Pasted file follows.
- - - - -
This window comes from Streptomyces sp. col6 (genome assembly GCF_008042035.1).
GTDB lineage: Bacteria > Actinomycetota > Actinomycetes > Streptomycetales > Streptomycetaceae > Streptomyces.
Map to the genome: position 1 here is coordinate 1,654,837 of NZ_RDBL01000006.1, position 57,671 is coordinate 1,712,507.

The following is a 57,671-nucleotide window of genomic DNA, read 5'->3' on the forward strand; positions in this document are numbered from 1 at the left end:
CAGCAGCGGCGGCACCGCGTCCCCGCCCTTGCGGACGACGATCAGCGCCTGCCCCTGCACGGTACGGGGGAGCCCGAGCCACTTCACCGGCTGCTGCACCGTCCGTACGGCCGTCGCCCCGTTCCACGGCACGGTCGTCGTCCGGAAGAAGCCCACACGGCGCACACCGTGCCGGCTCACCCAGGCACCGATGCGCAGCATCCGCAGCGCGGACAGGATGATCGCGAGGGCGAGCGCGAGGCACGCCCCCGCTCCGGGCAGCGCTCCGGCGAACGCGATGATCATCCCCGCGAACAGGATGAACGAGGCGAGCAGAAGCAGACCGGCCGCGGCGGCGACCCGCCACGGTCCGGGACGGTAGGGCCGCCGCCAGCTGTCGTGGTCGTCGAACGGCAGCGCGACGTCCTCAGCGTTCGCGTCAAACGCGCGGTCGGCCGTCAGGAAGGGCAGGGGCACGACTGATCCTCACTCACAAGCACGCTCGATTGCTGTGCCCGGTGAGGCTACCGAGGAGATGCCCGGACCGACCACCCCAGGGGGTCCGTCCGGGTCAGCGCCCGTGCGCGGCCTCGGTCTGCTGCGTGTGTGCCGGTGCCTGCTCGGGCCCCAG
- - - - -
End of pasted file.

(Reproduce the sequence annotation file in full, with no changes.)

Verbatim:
This window comes from Streptomyces sp. col6 (genome assembly GCF_008042035.1).
GTDB lineage: Bacteria > Actinomycetota > Actinomycetes > Streptomycetales > Streptomycetaceae > Streptomyces.
Map to the genome: position 1 here is coordinate 1,654,837 of NZ_RDBL01000006.1, position 57,671 is coordinate 1,712,507.

The following is a 57,671-nucleotide window of genomic DNA, read 5'->3' on the forward strand; positions in this document are numbered from 1 at the left end:
CAGCAGCGGCGGCACCGCGTCCCCGCCCTTGCGGACGACGATCAGCGCCTGCCCCTGCACGGTACGGGGGAGCCCGAGCCACTTCACCGGCTGCTGCACCGTCCGTACGGCCGTCGCCCCGTTCCACGGCACGGTCGTCGTCCGGAAGAAGCCCACACGGCGCACACCGTGCCGGCTCACCCAGGCACCGATGCGCAGCATCCGCAGCGCGGACAGGATGATCGCGAGGGCGAGCGCGAGGCACGCCCCCGCTCCGGGCAGCGCTCCGGCGAACGCGATGATCATCCCCGCGAACAGGATGAACGAGGCGAGCAGAAGCAGACCGGCCGCGGCGGCGACCCGCCACGGTCCGGGACGGTAGGGCCGCCGCCAGCTGTCGTGGTCGTCGAACGGCAGCGCGACGTCCTCAGCGTTCGCGTCAAACGCGCGGTCGGCCGTCAGGAAGGGCAGGGGCACGACTGATCCTCACTCACAAGCACGCTCGATTGCTGTGCCCGGTGAGGCTACCGAGGAGATGCCCGGACCGACCACCCCAGGGGGTCCGTCCGGGTCAGCGCCCGTGCGCGGCCTCGGTCTGCTGCGTGTGTGCCGGTGCCTGCTCGGGCCCCAG